Written By: Mane Williams
This summer, Mane Williams, a junior double majoring in biology (with a concentration in computational biology) and computer science and a member of GlobeMed at the University of Pennsylvania, spent four weeks in Lwala, along with fellow student Hannah Peifer. This GlobeMed chapter has partnered with Lwala Community Alliance since 2013 to fundraise and educate students about global health issues. They also provide interns, like Mane, to support our work in the field and to gain valuable experience for future work in development.
In the final days of my stay at Lwala, I was carefully considering the one question I would inevitably be asked upon my return home: “How was your trip?” Describing it as “amazing” seemed too bland, “awesome” sounded more fit for describing a theme park, and “cool” could not hope to do it justice. Everything seemed either too pretentious or too plain. But ultimately I settled on the answer: Incredible. I gained a whole host of experience far removed from the tracks of my normal life and was provided significant perspective because of that. The people I met were both wonderful and warmhearted and an absolute joy to interact with. One staff member even welcomed me into his home for a weekend, and shared with me the gold mines near his house and the church service he regularly attends. When a torrential thunderstorm appeared on our way back from climbing Mount Gordñino, a women kindly let us into her home so that we could settle down and wait off the heavy rain.
But the word “incredible” also describes Lwala Community Alliance itself. The organization’s efforts are extremely comprehensive, as they seek to improve life conditions in the neighboring area in a multitude of vital ways. My project allowed me to interact with the hospital, as well as the Economic Development, Education, and Public Health teams. So while one team of Lwala was working to improve educational outcomes in local schools through a new e-reader program, another was aiding in the treatment and prevention of HIV with support groups and public outreach. This multifaceted approach appears to me to be the most effective way to improve life outcomes in the area, as one cannot adhere to a single story and must consider the many different aspects of life that can be improved upon. And they are all related, too. Without the public health team’s efforts in HIV and malnutrition prevention, the hospital would likely see many more patients. Without the efforts by the education team to assist nearby schools, the economic development team would face greater difficulty in creating new financial opportunities or helping community members obtain job skills.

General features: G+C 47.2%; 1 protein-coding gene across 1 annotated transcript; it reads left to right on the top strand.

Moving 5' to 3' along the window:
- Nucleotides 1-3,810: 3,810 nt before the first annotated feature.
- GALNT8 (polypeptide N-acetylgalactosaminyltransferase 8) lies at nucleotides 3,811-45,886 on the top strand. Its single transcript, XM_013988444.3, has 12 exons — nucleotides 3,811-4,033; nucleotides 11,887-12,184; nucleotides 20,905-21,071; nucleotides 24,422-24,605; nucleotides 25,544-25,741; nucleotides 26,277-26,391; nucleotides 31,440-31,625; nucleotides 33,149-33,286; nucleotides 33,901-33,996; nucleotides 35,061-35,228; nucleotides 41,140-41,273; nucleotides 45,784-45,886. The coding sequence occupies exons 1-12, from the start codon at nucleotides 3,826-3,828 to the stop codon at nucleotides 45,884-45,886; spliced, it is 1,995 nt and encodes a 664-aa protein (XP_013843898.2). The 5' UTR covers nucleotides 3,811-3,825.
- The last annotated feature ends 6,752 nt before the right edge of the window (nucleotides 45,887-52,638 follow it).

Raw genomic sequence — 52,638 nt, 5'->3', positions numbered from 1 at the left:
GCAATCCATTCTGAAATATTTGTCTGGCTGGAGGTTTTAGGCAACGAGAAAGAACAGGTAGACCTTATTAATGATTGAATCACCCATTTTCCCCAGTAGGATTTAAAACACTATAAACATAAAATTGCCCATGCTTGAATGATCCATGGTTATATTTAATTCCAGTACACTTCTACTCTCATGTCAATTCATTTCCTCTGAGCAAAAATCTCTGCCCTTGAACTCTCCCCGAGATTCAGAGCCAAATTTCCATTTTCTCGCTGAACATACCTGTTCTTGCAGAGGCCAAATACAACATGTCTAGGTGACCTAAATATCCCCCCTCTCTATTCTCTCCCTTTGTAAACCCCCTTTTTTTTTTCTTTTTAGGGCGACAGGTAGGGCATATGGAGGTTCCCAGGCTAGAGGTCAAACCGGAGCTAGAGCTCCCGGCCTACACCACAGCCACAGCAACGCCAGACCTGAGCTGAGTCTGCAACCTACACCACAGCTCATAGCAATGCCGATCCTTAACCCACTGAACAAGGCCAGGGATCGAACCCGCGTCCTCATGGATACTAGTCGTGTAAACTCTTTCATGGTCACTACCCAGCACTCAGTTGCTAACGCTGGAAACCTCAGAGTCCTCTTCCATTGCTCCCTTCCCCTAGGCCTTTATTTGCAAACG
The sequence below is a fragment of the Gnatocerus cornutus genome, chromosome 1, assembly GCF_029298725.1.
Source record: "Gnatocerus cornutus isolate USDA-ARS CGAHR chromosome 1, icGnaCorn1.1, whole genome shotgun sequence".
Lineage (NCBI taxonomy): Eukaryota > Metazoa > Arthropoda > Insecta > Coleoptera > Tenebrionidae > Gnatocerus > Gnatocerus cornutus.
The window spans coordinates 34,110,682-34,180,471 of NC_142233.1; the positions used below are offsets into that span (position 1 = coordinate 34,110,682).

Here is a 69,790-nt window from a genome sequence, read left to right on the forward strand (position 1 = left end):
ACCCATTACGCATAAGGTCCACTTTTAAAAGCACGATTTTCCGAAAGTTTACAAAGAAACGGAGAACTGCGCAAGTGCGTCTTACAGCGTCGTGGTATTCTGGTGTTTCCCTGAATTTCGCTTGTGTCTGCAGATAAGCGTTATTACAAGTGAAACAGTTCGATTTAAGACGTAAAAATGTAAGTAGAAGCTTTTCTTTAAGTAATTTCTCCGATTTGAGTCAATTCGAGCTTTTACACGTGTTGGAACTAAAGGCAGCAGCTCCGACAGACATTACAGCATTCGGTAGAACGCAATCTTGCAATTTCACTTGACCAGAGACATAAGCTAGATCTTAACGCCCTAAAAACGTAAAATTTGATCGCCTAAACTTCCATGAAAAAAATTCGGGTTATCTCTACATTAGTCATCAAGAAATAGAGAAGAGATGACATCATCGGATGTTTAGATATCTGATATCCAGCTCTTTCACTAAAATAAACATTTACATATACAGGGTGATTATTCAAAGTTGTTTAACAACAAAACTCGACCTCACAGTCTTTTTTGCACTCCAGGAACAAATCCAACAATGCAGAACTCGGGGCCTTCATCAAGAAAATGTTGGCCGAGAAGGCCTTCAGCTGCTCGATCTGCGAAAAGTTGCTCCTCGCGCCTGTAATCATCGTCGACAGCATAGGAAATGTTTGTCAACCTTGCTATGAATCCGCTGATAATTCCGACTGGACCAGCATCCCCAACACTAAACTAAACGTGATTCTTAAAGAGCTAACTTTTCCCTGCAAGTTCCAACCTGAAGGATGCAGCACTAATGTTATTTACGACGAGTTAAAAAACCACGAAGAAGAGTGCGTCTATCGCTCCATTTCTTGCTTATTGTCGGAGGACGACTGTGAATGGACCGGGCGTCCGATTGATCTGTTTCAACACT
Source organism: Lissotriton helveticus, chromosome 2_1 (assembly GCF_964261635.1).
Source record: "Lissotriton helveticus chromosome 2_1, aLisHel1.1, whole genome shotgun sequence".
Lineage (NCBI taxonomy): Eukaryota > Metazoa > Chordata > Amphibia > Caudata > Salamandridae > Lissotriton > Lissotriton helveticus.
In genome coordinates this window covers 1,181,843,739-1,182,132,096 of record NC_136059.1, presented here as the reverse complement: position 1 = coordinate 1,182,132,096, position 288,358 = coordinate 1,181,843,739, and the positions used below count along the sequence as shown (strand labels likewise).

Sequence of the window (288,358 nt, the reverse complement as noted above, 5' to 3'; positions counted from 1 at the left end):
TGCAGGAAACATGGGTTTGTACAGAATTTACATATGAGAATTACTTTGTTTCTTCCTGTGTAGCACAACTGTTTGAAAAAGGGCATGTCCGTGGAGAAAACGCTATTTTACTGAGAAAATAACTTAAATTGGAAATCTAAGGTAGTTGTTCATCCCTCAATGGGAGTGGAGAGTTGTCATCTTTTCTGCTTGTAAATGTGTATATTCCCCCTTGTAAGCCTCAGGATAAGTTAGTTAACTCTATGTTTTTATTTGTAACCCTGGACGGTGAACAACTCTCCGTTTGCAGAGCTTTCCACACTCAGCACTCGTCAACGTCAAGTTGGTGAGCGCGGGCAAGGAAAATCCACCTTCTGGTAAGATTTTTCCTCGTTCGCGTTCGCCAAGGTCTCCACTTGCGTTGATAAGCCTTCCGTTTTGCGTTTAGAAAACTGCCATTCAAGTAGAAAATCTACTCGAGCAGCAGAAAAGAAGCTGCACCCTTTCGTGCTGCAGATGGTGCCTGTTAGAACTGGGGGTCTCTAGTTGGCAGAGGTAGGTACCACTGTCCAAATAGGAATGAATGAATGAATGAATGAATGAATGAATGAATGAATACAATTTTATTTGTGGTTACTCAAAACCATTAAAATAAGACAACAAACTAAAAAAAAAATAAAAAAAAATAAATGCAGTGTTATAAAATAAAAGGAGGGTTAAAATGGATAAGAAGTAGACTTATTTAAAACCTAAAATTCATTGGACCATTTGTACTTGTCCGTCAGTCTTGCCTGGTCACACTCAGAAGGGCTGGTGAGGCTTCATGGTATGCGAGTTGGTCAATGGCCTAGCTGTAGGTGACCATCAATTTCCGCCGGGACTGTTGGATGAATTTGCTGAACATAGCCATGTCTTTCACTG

The project I completed during my stay was two-fold. First, I was to aid each department in developing three success stories, which included teaching best practices when writing these stories and then helping edit the stories once written. This project not only allowed me to work with each of the departments to see their various ongoing efforts but also enabled me to meet some of the people whose lives were most impacted by the amazing work Lwala is doing.
Take, for example, Lillian Akoth Ochieng. She became pregnant in Grade 6, forcing her to drop out of school and marry by age 16. With little education and no stable income, she was forced to do casual labor for her neighbors. But then Lillian was recruited by a Community Health Worker into one of Lwala’s mentoring programs. In this program, she learned tailoring, enabling her to make and sell clothes by the end of the program. With these newfound skills, she was able to obtain a greater and more stable income to support her family. This is just one of many examples of a life Lwala has touched, and it was absolutely inspiring to have met so many people just like Lillian.
The second part of my project was to interview relevant staff members to understand the founding and subsequent development of one of the Lwala’s most successful programs: the Community Health Worker program. Through this program, Lwala trains local community members (starting with the local traditional birth attendants) in order to increase awareness and education about health and nutrition while also collecting important data like birth rates and HIV prevalence. Through this, Lwala has been able to expand its influence as community members now have people they know and trust visiting their homes to explain the dangers of malaria, malnutrition, HIV, etc. and how each of these could be best guarded against.
Apart from the work we conducted at Lwala, on the weekends we had the wonderful opportunity to explore Kenya. We climbed Mount Gordñiño, visited the Kisii marketplace, watched a soccer game in Kisumu, saw baboons during a boat ride in Homa Bay, went off-road in Kanan to climb around volcanic hot springs, stayed at a lakeside bonga in Naivasha (where we also had a boat ride and saw hippos), traveled on a car safari in Crater Lake and finally had a bike safari in Hell’s Gate National Park. Overall, my stay at Lwala was an eye-opening adventure, and I am greatly thankful to the many people who made it possible. It was the most memorable month of my life.
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